By grouping together large populations of business detail, the model is going to become more useful and help you answer the questions that are most important to you, letting you see the wood for the trees. The model that has been clever enough to use some grouping is going to become a better tool for coming up with an answer to the “what would happen if costs increased in this area?” question or the “what would happen if we were able to implement a price rise with this group of customers?” question.
One of the knacks in financial modelling sees you make some early and good judgements about the best level of detail to model in – what level of granularity do you include and what are your ‘granules’? Every granule is a row of inputs with a matching repetition of each row of calculations, over and over, down the page. Too few and your model is over-simple; too many and we 're back to that vast grid of data.
This also applies across the page. What granularity of timeline do you need? Years or quarters or months or weeks? It’s probably not worth doing days, unless you run a bank or a power station, or you want a full-time job maintaining your vast spreadsheet.
Accounting helps financial modelling, but it’s not everything
Basic accounting knowledge seems pretty essential for financial modelling. For example, if we are modelling fixed assets, it helps to know that they go up by capital expenditure and down by depreciation and disposals. It also helps to remember we want to model key features, not super-accurate details.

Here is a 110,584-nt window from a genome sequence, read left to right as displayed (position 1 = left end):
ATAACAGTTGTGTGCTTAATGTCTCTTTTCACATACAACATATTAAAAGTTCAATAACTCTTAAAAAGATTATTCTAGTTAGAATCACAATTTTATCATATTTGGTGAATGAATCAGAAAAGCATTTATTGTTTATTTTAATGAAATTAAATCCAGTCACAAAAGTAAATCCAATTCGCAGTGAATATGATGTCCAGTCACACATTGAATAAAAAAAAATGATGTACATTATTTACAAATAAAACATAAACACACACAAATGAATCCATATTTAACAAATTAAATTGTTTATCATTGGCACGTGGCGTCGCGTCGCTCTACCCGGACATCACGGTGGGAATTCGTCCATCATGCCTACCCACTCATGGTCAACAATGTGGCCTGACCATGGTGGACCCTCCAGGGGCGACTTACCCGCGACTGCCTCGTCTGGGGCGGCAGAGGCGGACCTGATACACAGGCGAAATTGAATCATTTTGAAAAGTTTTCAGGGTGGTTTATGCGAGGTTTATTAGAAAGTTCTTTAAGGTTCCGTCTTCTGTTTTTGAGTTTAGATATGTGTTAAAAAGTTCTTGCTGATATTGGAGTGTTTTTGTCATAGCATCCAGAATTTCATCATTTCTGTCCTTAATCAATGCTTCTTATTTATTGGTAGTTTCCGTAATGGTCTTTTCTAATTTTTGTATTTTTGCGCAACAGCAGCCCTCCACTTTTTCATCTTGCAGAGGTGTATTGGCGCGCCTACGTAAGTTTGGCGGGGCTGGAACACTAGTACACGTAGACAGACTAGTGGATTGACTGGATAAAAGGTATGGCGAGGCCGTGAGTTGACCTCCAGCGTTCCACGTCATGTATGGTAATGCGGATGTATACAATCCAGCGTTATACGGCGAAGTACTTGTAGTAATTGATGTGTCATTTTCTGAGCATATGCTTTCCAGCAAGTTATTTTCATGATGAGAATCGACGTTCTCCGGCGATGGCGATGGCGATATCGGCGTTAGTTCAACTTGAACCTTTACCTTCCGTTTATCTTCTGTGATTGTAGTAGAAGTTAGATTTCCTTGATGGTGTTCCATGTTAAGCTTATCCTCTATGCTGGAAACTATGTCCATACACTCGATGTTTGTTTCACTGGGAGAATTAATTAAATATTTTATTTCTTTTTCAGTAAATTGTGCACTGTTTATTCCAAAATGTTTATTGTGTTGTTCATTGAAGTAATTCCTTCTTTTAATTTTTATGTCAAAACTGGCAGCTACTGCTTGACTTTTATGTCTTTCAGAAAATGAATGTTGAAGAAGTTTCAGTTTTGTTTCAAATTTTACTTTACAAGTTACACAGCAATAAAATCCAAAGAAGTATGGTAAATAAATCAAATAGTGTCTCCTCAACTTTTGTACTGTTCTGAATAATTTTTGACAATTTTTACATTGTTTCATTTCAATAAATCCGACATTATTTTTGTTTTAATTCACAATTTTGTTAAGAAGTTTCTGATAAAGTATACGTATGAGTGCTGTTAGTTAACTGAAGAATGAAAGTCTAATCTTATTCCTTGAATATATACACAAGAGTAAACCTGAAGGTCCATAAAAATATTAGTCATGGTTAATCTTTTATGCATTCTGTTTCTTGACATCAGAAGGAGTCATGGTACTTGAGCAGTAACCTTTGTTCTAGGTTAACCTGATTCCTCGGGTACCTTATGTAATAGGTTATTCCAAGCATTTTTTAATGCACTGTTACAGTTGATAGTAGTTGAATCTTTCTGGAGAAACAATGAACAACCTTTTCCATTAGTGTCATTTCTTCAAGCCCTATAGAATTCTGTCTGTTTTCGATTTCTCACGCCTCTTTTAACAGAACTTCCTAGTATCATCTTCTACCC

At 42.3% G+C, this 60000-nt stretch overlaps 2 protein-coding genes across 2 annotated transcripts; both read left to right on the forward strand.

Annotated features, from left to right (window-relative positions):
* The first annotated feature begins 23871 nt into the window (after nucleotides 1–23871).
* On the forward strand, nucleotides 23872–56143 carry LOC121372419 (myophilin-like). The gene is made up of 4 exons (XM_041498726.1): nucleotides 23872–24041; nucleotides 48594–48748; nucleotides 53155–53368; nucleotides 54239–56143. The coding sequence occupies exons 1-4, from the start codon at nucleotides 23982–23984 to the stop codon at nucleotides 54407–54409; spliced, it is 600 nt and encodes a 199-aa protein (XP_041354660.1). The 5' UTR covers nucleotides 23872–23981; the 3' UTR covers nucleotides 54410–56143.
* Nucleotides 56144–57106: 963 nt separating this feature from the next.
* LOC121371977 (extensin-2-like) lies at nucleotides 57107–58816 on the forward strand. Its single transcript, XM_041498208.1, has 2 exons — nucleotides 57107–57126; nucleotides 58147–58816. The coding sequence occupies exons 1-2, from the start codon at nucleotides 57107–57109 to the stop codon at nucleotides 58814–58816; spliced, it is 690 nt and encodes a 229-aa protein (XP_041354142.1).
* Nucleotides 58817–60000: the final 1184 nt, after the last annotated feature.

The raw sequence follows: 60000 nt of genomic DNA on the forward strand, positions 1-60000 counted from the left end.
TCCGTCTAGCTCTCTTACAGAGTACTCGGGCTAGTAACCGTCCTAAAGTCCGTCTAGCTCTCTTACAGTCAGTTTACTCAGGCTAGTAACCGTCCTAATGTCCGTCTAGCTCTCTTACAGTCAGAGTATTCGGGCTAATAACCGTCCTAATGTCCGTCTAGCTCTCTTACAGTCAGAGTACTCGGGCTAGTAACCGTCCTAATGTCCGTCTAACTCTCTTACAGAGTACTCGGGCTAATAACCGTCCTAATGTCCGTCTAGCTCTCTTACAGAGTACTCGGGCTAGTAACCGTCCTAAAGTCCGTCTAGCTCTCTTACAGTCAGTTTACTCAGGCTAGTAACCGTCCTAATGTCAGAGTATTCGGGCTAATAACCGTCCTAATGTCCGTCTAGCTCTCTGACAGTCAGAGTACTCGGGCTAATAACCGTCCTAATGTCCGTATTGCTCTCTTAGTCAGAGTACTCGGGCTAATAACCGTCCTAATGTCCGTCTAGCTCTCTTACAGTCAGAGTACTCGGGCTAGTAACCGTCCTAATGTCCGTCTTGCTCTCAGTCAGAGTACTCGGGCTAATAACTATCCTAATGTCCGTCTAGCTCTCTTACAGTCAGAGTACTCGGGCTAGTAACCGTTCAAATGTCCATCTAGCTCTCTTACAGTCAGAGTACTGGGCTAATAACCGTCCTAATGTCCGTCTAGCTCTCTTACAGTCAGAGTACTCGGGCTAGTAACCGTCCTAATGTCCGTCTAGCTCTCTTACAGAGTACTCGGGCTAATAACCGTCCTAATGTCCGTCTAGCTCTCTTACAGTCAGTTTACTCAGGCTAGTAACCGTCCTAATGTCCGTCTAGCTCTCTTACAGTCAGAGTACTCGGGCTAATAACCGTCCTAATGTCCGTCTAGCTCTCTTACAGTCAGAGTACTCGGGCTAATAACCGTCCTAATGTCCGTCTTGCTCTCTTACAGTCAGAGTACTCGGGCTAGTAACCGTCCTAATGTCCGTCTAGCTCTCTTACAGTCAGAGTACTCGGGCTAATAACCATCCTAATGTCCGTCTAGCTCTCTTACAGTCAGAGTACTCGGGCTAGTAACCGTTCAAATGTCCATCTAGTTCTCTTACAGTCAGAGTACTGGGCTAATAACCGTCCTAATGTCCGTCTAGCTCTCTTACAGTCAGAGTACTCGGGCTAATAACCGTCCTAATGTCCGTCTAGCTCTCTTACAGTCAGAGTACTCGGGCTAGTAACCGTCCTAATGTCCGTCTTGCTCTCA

The model needs to be sensible and realistic enough to be recognisable. If forecast Balance Sheets ignore key lines that appear in your audited Balance Sheet for last year, then they’re probably misleading, and the model may not be so much use. But the model doesn’t have to show every line if they are immaterial or uninteresting.
Accounting has a long list of rules, often very precise, they have to be applied correctly for accounting that records the past performance of a business. But financial modelling means looking forward, not backward, and isn’t actually subject to formal rules or any guaranteed scrutiny, so we have more leeway in the approaches we apply.
It helps to know some accounting to help inform financial modelling, but it’s not the aim of the model to replicate every accounting rule. For example, deferred tax is often a big number in your accounts, but modelling it into the future could be super-complex, and for most businesses won’t affect any decision-making. That particular complexity will just get in the way of having a focused, useful model.
Accounting rules and recognition typically focus on profit and asset valuation. Excel models typically focus more on cash flows. Early judgement is required as to the level of accounting detail you use. Your model needs to be a simplified picture, after all.
Planning with the goal in mind
When we build a model with a business, much of our time goes into discussing the above and agreeing the right levels of detail and granularity. Data often abounds. We bring focus and a charming ruthlessness in keeping the model focused on the task in hand and we can’t understate the importance of planning before launching into the hands-on wiring.
For help with financial modelling, contact Rob Bayliss.